Father Francis P. Duffy and the Fighting 69th

This city is too large for most of us, but not for Father Duffy. Not too large, I mean, for him to invest it with the homeliness of a neighborhood. When he walked down the street—any street—he was like a curé striding through his own village. Everybody knew him.

His friends included politicians and policemen, longshoremen and literary types. Duffy once said his secret was simple: "Being fond of people. Just people."

As New York's Governor Alfred E. Smith ran for President on the Democratic ticket in 1928, a new wave of anti-Catholicism swept the country. How, many asked, could Smith be a loyal Catholic and a loyal American? Duffy helped write Smith's responses to the anti-Catholic charges thrown against him.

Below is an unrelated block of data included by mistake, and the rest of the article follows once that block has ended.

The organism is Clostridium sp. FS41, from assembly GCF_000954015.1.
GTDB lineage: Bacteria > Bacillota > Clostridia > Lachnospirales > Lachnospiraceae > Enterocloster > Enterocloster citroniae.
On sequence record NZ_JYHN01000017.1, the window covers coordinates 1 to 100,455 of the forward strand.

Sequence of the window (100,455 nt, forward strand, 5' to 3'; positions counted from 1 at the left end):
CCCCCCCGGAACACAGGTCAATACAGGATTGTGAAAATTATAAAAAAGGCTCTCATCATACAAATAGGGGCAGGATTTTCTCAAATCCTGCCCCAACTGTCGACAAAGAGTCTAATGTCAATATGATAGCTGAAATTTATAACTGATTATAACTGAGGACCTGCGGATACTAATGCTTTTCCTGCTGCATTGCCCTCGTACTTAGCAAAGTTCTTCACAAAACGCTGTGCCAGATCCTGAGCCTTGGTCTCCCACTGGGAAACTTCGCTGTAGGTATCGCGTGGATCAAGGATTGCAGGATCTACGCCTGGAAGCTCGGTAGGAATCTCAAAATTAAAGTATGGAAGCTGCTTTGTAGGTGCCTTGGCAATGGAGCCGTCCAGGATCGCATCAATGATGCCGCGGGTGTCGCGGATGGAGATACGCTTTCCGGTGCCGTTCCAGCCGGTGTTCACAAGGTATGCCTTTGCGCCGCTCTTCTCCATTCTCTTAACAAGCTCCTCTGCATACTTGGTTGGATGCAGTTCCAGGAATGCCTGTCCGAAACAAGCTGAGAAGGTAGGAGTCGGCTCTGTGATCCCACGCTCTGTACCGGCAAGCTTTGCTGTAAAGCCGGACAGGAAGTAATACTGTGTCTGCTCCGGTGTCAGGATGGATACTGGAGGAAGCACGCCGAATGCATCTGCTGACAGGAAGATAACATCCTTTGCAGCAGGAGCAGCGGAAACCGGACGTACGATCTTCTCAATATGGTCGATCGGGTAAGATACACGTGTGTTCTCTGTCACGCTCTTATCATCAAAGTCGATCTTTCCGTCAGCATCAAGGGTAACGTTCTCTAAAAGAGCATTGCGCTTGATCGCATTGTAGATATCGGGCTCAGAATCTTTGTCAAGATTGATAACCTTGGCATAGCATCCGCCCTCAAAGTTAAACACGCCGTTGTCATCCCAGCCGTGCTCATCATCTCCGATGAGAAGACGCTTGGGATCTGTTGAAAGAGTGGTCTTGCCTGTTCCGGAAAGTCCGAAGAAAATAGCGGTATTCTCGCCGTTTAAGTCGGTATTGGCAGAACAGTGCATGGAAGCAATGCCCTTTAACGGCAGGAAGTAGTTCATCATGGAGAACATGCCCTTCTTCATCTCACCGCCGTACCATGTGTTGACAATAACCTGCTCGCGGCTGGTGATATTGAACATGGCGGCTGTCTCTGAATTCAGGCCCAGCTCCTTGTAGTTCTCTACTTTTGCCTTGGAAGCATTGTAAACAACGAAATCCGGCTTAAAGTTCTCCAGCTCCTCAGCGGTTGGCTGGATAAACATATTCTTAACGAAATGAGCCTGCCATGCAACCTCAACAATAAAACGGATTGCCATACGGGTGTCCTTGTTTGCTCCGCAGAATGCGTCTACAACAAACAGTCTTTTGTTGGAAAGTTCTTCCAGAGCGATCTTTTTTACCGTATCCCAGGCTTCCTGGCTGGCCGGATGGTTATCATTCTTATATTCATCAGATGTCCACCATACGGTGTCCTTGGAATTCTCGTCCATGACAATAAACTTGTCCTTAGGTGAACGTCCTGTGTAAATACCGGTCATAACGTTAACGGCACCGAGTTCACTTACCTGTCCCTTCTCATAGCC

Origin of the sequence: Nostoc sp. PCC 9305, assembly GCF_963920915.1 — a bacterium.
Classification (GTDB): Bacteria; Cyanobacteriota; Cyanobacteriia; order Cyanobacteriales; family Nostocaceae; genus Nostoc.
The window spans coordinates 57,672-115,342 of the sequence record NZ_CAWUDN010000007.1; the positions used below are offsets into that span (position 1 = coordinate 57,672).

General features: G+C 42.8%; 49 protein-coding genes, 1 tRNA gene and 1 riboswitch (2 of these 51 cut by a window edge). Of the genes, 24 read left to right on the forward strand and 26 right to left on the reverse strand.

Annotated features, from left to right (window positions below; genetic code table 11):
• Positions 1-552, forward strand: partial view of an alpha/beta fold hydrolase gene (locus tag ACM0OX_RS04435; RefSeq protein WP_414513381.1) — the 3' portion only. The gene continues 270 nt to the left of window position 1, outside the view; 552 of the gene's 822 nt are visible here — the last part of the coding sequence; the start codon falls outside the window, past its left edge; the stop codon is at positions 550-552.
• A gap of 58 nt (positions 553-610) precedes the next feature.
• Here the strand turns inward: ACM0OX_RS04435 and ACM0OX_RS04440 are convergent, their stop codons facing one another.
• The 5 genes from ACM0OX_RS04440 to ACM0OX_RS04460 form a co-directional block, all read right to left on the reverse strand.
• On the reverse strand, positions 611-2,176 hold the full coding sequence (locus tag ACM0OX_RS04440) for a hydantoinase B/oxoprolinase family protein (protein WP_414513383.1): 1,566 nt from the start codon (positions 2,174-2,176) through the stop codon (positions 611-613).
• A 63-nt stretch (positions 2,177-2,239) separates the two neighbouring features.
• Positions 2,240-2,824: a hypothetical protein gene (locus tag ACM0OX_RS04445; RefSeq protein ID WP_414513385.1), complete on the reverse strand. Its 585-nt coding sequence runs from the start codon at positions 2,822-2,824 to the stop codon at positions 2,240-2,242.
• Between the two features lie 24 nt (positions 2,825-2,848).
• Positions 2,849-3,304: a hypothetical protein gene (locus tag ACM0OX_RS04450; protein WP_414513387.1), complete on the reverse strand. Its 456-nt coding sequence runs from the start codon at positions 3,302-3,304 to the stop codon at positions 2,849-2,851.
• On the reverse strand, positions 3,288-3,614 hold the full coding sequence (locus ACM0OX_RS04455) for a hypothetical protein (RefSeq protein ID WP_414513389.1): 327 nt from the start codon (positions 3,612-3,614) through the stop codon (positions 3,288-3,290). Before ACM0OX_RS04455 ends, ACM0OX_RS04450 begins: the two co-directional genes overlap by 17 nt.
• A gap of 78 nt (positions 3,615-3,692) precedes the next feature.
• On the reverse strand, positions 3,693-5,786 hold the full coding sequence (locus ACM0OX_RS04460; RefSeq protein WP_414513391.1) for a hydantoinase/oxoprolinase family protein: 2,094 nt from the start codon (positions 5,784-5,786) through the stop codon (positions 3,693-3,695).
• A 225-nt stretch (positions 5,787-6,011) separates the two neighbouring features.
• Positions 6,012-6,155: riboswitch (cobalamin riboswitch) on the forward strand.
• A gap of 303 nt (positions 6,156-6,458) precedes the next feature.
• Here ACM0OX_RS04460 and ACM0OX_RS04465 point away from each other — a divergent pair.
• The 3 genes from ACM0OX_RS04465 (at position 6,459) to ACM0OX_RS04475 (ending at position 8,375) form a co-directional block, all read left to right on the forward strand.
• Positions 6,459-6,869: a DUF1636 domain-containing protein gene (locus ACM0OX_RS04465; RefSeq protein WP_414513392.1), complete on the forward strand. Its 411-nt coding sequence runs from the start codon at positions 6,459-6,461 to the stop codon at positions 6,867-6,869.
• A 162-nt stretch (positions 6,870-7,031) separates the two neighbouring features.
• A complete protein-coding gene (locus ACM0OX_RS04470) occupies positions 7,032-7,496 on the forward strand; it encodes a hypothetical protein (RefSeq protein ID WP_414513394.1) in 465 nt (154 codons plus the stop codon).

After his death of colitis in June 1932, Duffy's funeral at St. Patrick's Cathedral attracted some 25,000 people. The story goes that a wealthy society matron tried to get past the crowd, and was blocked by a police officer. "But," she said, "I was a friend of Father Duffy." The policeman replied: "Lady, everyone in New York was a friend of Father Duffy."

11/8/2011 5:00:00 AM
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  • Pat McNamara
    About Pat McNamara
    Dr. Pat McNamara is a published historian. He blogs about American Catholic History at McNamara's Blog.
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